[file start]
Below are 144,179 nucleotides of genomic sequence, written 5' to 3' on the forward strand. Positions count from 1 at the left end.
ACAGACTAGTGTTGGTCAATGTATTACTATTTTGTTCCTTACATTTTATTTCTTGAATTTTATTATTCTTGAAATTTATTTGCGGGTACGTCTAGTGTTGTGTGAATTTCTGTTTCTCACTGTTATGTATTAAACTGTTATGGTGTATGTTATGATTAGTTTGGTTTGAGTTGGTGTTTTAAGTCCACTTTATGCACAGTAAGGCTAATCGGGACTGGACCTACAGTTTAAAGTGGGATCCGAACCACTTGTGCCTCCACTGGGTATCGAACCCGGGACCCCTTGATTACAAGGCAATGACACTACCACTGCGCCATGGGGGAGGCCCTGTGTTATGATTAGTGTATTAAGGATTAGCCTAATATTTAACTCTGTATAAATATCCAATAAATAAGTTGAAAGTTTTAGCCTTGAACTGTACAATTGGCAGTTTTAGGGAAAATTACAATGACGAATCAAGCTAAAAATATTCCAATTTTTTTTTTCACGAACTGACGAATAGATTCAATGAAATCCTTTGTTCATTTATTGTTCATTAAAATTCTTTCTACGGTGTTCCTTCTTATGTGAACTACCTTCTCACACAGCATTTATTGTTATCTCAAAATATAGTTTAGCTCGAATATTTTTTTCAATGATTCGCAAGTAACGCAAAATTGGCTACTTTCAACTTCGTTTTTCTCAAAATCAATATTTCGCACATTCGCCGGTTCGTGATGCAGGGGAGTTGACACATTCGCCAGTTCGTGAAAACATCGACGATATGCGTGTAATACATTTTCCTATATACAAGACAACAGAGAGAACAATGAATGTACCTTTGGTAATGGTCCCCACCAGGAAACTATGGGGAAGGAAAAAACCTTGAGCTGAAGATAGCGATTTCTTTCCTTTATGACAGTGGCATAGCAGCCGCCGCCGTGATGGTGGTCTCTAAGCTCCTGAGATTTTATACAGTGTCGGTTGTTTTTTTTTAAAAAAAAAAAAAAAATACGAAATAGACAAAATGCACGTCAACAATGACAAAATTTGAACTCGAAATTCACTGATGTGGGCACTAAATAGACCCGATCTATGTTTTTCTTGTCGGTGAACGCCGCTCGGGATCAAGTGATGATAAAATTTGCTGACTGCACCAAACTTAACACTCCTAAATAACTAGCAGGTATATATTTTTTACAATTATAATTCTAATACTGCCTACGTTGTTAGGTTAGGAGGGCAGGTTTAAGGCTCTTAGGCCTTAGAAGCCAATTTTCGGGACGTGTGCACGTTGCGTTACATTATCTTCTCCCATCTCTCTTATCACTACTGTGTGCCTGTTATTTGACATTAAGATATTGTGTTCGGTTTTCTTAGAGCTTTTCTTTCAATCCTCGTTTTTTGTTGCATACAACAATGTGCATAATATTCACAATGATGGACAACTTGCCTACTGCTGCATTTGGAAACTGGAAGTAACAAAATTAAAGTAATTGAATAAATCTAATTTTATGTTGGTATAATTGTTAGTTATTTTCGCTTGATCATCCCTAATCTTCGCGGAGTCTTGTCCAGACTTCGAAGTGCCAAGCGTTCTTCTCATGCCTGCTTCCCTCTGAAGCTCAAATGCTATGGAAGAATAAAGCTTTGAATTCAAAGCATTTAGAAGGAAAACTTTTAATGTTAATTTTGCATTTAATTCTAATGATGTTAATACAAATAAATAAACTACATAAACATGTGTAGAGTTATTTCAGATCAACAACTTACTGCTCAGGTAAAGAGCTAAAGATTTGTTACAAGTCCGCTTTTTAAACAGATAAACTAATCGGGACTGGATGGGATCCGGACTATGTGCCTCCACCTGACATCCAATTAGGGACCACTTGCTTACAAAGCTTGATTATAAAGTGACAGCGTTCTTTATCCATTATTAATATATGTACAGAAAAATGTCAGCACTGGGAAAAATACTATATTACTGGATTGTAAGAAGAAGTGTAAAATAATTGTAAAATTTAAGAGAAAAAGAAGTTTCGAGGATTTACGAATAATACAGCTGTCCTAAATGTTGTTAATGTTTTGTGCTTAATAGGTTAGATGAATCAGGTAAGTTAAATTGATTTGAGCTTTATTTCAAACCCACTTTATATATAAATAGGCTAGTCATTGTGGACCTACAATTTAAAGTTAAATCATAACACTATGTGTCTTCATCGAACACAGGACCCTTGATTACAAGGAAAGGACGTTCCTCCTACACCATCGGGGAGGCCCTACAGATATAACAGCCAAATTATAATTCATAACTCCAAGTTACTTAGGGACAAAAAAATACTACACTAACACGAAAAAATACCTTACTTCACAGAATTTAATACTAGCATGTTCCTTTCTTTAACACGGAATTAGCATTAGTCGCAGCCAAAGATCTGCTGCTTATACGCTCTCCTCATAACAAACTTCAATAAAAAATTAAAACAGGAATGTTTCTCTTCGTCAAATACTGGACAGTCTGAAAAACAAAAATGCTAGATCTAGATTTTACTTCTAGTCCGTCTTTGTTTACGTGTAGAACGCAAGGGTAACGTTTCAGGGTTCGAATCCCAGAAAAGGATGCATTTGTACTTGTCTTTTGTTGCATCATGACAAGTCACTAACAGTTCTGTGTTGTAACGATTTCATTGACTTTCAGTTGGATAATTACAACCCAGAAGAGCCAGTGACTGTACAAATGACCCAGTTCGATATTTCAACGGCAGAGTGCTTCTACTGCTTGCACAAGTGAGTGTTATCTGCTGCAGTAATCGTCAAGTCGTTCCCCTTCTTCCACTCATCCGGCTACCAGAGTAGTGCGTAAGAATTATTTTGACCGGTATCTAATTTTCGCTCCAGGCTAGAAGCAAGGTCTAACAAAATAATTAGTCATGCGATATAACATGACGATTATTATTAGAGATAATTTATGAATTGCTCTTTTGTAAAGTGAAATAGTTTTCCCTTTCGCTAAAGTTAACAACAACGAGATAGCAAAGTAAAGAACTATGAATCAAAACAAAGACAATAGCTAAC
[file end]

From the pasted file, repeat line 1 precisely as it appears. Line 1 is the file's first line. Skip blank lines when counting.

Below are 144,179 nucleotides of genomic sequence, written 5' to 3' on the forward strand. Positions count from 1 at the left end.